Hursey’s seafood is caught fresh daily from their own fleet of fishing boats in the pristine waters around Stanley, including crayfish, lobster and gummy shark.
Alternatively, call in to the Stanley Hotel, where the bistro serves sensational food using local, seasonal ingredients. The rabbit pie is an absolute must.
Northern Tasmania is a large area and where you’ll want to stay will depend on what you want to see and do in the region.
Here’s a few places to stay that we recommend along Tasmania’s northern coast:
For a memorable stay in Launceston, book into the unique Turret House. A charming heritage house filled with character, Turret House is decorated with countless original features, including a gorgeous veranda and original fireplaces. Just outside the centre of the city, Cataract Gorge is also within walking distance.
Set in a historic converted bank directly facing the Bass Strait, the Madsen Boutique Hotel is a gorgeous yet affordable beautifully decorated hotel in the centre of Penguin. Just a stone’s throw from the town’s famous penguin statue, everything you need is right on your doorstep.
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We stayed at the excellent Stanley Village Waterfront Apartments. Sat right on the water opposite Hursey Seafoods, the apartments are a great place to spot penguins waddle ashore past at night – we also saw a Southern Right whale swim around for an hour in the waters from our window.
After Stanley, drive to the far north west coast of Tasmania, where the Arthur River meets the Indian Ocean.
This ragged and dramatic stretch of the far north west coast is known as The Edge of The World, and it’s easy to see why.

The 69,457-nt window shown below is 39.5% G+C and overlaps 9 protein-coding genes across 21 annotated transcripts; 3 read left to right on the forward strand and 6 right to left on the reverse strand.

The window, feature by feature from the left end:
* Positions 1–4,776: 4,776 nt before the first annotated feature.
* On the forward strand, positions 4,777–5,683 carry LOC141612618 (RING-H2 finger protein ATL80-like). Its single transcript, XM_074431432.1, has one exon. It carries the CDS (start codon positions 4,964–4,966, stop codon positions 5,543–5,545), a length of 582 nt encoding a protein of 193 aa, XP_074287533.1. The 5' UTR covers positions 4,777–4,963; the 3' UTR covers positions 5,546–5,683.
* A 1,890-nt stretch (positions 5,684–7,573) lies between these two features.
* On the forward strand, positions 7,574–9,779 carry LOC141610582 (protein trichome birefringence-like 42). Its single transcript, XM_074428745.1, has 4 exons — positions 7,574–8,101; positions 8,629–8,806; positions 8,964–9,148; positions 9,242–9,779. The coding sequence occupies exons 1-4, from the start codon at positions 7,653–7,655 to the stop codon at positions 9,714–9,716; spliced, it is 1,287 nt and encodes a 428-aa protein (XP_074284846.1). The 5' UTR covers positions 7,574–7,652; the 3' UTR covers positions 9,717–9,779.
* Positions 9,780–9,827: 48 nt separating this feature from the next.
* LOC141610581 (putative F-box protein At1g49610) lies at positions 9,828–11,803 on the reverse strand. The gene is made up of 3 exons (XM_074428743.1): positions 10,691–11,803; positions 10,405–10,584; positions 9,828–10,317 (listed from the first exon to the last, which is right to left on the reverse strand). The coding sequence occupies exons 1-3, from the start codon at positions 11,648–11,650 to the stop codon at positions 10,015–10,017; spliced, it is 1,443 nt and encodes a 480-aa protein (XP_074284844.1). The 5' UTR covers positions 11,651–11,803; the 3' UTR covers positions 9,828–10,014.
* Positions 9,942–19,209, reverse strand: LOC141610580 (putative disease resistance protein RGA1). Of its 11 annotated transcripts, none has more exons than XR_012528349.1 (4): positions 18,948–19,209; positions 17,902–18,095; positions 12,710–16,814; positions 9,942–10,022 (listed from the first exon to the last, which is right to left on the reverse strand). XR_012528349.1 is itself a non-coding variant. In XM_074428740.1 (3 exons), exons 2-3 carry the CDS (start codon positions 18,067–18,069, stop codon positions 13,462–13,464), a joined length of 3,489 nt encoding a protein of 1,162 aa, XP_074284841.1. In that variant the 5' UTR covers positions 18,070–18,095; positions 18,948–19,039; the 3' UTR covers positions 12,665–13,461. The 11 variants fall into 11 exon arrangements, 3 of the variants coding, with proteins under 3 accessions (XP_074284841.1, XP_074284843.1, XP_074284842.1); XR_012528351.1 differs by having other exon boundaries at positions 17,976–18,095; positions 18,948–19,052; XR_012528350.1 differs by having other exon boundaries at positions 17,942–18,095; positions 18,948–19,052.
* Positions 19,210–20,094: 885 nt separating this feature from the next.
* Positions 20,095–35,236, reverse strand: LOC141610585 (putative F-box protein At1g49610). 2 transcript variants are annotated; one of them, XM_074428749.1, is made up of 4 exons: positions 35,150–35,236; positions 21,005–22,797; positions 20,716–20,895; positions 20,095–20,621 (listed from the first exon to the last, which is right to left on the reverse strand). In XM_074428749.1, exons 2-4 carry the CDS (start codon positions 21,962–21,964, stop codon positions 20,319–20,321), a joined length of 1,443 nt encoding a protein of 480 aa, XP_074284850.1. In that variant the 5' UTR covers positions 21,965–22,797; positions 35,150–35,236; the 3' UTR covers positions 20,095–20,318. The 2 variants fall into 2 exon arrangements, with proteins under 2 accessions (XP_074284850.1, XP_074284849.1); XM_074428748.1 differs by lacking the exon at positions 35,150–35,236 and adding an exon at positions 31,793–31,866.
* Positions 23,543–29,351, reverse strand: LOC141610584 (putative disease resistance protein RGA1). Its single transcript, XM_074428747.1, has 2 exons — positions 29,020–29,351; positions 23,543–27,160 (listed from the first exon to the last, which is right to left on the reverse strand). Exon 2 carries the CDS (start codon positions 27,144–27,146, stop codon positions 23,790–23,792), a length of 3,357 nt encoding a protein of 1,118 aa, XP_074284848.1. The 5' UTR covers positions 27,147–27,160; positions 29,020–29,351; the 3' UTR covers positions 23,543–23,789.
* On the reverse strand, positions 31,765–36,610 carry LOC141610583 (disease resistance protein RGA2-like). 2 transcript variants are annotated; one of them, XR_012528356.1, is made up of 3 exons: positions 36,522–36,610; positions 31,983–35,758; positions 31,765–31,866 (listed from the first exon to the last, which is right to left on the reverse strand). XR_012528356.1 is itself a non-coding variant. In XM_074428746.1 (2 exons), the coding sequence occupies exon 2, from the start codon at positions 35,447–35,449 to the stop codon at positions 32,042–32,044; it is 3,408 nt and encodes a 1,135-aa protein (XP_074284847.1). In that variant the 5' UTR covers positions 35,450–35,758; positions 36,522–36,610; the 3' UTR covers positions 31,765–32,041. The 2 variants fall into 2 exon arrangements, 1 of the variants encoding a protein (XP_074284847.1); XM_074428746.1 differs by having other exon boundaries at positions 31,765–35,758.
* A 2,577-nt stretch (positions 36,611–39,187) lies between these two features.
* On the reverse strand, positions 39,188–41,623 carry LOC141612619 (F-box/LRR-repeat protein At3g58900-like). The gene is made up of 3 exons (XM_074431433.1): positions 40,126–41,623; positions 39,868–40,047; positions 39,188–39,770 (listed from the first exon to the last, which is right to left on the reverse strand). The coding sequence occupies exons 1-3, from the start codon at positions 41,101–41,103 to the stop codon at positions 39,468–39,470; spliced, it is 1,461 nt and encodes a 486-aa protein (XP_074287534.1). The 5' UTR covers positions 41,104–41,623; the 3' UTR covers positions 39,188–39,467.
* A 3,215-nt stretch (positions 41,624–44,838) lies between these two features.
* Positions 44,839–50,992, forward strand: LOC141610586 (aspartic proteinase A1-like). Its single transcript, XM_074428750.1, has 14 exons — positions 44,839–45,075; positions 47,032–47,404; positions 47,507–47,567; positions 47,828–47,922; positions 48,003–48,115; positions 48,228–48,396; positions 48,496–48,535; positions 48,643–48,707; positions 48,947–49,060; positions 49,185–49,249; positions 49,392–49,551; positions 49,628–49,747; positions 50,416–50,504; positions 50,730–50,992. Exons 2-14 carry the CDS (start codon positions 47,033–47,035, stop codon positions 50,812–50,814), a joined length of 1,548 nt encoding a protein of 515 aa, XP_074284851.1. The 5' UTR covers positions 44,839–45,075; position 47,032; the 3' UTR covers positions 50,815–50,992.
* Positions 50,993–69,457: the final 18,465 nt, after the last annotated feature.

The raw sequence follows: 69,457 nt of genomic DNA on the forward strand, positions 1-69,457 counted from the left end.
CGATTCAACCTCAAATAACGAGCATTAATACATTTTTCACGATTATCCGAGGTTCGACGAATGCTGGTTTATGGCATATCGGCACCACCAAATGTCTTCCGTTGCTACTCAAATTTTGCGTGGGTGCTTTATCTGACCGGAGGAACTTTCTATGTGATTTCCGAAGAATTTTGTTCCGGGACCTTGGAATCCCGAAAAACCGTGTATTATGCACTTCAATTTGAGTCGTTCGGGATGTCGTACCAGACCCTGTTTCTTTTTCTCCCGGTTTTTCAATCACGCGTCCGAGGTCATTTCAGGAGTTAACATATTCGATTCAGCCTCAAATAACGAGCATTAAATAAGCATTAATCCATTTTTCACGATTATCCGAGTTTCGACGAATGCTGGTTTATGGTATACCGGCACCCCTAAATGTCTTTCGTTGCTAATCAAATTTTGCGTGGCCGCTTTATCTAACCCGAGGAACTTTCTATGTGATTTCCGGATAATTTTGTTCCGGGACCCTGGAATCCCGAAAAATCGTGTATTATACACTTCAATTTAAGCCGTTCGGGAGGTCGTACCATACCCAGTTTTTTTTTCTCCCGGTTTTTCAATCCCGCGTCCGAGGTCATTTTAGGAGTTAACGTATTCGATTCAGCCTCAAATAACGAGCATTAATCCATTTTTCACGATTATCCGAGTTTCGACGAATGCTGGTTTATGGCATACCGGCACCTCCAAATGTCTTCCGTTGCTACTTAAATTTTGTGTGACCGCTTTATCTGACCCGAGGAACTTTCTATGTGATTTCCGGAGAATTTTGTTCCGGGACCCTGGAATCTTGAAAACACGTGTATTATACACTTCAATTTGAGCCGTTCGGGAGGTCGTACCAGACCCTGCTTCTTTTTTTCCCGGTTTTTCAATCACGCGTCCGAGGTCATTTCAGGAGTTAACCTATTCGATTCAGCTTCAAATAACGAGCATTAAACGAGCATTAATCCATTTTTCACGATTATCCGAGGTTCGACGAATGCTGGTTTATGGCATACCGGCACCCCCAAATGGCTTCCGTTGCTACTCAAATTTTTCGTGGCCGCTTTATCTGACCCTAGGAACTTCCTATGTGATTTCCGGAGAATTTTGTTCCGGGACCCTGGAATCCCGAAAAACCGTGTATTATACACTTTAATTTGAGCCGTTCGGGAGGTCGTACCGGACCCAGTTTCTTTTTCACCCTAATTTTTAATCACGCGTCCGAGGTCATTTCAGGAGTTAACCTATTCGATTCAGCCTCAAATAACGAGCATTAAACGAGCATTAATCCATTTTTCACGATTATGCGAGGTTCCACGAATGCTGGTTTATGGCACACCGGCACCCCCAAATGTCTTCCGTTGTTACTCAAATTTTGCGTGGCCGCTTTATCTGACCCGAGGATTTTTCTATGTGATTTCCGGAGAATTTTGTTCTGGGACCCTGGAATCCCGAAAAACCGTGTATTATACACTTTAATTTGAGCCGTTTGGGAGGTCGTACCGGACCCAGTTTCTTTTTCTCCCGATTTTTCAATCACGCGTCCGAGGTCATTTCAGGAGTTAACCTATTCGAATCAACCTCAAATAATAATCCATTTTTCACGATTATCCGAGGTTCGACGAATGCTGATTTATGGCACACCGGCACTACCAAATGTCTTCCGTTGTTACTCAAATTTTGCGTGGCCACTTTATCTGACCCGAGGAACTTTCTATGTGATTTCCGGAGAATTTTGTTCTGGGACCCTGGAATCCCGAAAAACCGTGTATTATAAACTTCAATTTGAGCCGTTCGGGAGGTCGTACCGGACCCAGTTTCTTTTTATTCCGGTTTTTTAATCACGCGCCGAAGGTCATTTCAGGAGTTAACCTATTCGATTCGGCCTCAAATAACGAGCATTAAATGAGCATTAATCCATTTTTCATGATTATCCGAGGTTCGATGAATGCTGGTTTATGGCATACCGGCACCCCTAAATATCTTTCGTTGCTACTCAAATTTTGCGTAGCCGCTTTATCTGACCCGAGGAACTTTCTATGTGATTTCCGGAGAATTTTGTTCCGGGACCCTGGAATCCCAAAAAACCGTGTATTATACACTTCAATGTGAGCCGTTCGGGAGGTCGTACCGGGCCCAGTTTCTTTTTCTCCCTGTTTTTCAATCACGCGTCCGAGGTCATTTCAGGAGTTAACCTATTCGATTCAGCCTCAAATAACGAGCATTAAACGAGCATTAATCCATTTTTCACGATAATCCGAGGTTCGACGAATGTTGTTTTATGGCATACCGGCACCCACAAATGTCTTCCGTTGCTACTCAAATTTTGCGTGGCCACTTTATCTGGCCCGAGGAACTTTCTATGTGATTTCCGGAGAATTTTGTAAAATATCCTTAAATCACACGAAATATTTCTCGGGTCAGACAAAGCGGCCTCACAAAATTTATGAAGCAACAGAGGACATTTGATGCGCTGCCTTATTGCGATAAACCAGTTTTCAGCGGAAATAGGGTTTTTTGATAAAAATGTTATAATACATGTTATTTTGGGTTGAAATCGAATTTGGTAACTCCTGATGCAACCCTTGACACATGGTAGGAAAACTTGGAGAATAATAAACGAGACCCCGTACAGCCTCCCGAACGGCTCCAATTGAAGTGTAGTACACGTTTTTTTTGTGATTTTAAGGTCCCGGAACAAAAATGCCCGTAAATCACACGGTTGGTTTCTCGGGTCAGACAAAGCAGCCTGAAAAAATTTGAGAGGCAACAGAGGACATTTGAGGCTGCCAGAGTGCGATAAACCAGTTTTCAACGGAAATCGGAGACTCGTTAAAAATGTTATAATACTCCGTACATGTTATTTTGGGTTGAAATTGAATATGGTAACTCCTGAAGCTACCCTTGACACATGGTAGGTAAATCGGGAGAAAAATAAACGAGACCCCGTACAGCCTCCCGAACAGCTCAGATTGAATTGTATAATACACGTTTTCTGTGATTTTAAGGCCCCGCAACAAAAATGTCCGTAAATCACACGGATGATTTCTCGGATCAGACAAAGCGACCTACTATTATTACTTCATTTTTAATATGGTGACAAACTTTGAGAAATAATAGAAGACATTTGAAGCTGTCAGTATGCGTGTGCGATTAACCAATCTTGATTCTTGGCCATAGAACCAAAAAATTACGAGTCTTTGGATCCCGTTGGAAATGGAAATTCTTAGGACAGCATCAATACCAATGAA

The Arthur River weaves through a huge stretch of western Tasmania, through the Tarkine Forest before emerging into the ocean. The mouth of the Arthur River is littered with huge piles of driftwood that adds to the dramatic sense of wilderness.
The wild coastline at Arthur River, also known as The Edge of the World, and the Tarkine Forest
Due to its remote location in the far north west of Tasmania, the Tarkine Forest has remained largely untouched for several thousand years and is of huge geological importance.
After initially passing through some of the more agricultural local landscape, the narrow road is suddenly shrouded by the thick imposing forest.
From the Sumac Lookout the rainforest can be seen in all its glory, where the Arthur River carves through an endless sea of trees.
Further along the Tarkine Drive, there’s a short hike along a trail through the enclosed and atmospheric forest that leads to the motionless waters of Lake Chisolm.
The lake has been formed by a flooded sinkhole, and the surrounding forest reflects beautifully in its serene still surface. The forest is quiet and still and evokes a tangible sense of timelessness.